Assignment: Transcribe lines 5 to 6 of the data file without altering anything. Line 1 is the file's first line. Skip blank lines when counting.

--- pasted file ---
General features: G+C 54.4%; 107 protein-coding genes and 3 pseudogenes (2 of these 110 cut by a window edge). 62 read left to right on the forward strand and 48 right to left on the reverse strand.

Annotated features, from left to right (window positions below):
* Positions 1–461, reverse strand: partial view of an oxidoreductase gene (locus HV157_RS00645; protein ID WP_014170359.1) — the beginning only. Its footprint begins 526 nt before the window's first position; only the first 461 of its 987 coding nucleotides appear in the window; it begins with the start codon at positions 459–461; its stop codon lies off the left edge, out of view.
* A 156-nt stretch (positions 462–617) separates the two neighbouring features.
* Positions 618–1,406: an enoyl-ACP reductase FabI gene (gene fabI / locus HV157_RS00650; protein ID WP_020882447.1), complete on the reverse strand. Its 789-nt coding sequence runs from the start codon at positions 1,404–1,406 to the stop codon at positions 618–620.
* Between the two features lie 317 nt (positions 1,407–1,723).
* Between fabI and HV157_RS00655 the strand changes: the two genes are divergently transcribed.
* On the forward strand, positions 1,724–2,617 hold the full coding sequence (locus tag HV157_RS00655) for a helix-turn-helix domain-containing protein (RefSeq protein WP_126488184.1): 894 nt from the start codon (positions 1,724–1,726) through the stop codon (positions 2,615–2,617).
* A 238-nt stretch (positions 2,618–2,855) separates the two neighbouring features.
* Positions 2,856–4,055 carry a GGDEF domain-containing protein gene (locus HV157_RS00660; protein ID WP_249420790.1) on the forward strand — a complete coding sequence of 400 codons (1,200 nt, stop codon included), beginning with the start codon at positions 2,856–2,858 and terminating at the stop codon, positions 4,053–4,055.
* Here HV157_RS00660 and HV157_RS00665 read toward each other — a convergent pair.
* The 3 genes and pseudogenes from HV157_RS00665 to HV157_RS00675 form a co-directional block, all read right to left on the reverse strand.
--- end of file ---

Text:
* Positions 618–1,406: an enoyl-ACP reductase FabI gene (gene fabI / locus HV157_RS00650; protein ID WP_020882447.1), complete on the reverse strand. Its 789-nt coding sequence runs from the start codon at positions 1,404–1,406 to the stop codon at positions 618–620.
* Between the two features lie 317 nt (positions 1,407–1,723).